Sapiens by Yuval Harari is a “long view” history of humanity. Harari’s view is that history only starts about 70,000 years ago with the “cognitive revolution” which helped to separate “Homo Sapiens” from all the other members of the genus “Homo”. About 100,000 years ago there were Neanderthals, Denisovans, the Flores dwarf Homo species and several other human species spread across the Earth. Then we happened to them, as we also did to other large animals in any new habitat we reached – eg Australia, the Americas, the New Zealand Moa and the Mauritian Dodo.
In Harari’s view the cognitive revolution enabled Homo Sapiens to tell stories to one another, to trade with other bands of Sapiens and to plan ahead. The capacity for longer distance trade was a distinct advantage Homo Sap had over the Neanderthals and other hominids.
The cognitive revolution led to the development of more complex societies built on the fictions of religion, monarchy, the state and money. As Harari points out tellingly, no chimpanzee would willingly hand over a banana now on the somewhat vague promise of six bananas in the afterlife. Humans have the ability to conceptualise the ideas of trade, co-operation, religion and the hierarchies of power such that the bargain at least seems plausible or politic.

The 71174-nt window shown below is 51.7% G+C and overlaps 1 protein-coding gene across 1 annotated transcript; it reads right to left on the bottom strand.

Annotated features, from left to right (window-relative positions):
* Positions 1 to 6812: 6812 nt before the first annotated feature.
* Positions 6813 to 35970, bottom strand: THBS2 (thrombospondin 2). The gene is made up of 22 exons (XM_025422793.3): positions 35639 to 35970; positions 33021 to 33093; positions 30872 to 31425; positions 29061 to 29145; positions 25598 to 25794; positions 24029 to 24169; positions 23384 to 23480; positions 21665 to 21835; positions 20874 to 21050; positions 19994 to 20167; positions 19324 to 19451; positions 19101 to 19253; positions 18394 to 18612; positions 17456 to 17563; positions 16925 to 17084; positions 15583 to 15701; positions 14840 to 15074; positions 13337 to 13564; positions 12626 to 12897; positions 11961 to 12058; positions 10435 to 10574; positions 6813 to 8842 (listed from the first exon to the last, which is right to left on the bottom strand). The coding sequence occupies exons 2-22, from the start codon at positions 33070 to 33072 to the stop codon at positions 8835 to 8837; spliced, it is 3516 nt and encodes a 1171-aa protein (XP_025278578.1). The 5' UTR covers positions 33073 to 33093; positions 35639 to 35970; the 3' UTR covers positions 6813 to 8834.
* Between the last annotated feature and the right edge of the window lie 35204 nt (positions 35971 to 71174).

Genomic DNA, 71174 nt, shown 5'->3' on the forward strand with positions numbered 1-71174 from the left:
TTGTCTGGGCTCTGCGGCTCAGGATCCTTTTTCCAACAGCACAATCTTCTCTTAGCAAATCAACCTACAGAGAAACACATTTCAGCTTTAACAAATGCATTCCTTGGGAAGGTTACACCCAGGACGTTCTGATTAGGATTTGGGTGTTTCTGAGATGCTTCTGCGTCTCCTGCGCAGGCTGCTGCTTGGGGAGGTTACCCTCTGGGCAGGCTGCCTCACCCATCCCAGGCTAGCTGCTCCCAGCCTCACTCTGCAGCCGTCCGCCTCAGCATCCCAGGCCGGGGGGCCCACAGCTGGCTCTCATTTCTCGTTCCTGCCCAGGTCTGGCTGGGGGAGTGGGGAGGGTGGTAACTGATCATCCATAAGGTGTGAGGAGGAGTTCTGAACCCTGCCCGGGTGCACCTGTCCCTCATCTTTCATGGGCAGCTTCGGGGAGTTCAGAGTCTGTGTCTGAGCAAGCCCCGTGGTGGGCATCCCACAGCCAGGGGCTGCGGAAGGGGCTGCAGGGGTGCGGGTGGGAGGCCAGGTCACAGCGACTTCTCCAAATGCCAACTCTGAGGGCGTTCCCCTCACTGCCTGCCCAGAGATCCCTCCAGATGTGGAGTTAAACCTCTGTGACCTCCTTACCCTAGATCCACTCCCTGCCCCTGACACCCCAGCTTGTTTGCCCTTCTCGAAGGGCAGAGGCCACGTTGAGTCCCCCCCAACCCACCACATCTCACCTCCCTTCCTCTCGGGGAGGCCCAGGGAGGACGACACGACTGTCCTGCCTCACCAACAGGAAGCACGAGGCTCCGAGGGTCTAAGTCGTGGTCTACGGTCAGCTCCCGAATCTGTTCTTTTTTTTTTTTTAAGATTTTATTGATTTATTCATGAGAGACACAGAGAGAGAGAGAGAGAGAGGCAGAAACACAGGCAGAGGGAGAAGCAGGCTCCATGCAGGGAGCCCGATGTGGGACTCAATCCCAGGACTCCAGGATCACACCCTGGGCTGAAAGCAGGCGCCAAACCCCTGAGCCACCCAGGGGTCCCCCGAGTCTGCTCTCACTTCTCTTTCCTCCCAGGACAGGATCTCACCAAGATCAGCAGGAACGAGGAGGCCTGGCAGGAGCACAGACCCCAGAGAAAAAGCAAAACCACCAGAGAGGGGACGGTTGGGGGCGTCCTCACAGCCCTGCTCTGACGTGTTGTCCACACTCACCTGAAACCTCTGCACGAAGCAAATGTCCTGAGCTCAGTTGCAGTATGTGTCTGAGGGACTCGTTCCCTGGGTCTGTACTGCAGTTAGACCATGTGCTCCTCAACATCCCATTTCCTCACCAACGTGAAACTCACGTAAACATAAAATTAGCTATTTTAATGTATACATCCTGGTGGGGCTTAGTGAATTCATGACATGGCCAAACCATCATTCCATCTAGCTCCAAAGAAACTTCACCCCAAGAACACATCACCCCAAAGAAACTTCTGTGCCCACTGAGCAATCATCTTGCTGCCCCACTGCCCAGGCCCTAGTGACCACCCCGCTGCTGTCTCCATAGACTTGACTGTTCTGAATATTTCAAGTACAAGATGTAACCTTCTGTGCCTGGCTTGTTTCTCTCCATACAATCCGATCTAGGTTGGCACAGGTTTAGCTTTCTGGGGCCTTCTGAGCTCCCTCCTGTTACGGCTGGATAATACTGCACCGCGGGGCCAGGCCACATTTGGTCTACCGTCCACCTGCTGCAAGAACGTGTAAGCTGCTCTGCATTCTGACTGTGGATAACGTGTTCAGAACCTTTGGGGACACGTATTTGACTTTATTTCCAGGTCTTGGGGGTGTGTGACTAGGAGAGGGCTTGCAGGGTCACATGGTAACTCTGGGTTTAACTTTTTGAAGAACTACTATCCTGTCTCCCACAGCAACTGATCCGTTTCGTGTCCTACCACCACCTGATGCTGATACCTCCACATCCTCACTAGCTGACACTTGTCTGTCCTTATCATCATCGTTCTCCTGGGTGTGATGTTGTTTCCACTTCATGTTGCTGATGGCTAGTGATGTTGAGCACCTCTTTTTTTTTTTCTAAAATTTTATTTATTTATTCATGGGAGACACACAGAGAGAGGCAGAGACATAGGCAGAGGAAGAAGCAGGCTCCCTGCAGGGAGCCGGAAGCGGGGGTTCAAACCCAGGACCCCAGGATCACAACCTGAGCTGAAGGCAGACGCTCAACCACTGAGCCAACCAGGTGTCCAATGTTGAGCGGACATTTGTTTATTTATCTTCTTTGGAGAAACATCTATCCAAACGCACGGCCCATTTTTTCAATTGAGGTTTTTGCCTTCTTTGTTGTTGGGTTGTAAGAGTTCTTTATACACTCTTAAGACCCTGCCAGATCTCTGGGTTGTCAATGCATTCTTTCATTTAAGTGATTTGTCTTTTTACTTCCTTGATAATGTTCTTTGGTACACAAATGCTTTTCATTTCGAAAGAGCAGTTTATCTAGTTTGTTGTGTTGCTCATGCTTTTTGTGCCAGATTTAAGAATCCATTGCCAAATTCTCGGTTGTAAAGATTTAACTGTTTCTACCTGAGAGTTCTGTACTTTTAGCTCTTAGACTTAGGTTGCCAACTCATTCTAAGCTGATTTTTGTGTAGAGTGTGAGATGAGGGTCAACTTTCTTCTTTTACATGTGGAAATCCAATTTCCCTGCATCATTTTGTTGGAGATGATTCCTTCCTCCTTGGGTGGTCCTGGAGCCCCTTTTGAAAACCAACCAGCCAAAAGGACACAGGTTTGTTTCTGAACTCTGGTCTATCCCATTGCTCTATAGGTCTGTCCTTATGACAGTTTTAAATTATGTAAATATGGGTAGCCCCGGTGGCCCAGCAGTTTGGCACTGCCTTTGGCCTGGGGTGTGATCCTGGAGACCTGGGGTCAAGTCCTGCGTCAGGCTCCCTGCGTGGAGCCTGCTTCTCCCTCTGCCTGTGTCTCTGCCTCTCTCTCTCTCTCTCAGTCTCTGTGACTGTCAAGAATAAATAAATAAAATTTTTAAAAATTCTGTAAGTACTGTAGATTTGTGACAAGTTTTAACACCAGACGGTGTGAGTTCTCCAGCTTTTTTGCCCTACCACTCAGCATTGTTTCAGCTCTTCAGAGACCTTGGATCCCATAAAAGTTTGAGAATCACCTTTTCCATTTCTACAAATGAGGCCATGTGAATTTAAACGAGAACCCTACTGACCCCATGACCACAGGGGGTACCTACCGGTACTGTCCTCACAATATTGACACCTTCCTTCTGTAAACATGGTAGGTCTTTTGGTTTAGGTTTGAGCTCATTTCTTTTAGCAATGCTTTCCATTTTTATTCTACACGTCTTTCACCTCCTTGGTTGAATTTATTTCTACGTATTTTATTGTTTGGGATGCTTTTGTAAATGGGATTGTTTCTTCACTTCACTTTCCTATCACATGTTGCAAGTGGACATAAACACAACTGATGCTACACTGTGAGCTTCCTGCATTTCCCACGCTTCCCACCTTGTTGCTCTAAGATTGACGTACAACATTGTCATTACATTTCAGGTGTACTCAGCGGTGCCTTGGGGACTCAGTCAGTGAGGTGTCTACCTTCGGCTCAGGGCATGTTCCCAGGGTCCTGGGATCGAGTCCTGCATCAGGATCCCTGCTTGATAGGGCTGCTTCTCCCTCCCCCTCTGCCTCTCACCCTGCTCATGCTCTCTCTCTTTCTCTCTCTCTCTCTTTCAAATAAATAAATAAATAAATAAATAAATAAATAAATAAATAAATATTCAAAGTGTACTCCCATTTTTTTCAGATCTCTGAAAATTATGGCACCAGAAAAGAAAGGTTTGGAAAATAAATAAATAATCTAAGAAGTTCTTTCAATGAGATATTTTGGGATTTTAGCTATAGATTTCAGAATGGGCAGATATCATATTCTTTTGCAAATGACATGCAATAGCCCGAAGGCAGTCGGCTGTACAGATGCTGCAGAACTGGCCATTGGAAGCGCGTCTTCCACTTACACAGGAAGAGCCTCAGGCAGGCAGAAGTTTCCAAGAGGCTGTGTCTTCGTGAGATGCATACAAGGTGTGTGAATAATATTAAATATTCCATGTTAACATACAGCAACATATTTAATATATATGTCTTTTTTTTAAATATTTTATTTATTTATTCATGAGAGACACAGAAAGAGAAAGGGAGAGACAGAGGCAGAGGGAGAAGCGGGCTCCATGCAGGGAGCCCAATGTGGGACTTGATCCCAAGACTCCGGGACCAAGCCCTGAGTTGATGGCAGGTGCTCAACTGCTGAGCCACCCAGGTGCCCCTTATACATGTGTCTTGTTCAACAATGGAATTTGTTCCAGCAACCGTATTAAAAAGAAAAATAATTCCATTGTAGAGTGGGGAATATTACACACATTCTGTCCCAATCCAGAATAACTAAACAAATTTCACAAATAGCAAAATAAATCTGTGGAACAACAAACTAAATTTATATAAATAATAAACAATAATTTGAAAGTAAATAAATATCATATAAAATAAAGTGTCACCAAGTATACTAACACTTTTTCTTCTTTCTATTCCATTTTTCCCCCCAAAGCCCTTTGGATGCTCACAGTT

There is plenty of long view history to enjoy in this book and the illustrations are well chosen too.
“Between 3,500 and 3,000 BC some unknown Sumerian geniuses invented a system for storing and processing information outside their brains …. writing.
The earliest messages left by our ancestors read, for example ‘29,086 measures barley 37 months Kushim’. The most probable reading of this sentence is ‘A total of 29,086 measures of barley were received over the course of 37 months. Signed Kushim’
‘Kushim’ may be the generic title of an office holder, or the name of a particular individual. If Kushim was indeed a person, he may be the first individual in history whose name is known to us! …It is telling that the first recorded name in history belongs to an accountant, rather than a prophet, a poet or a great conqueror.”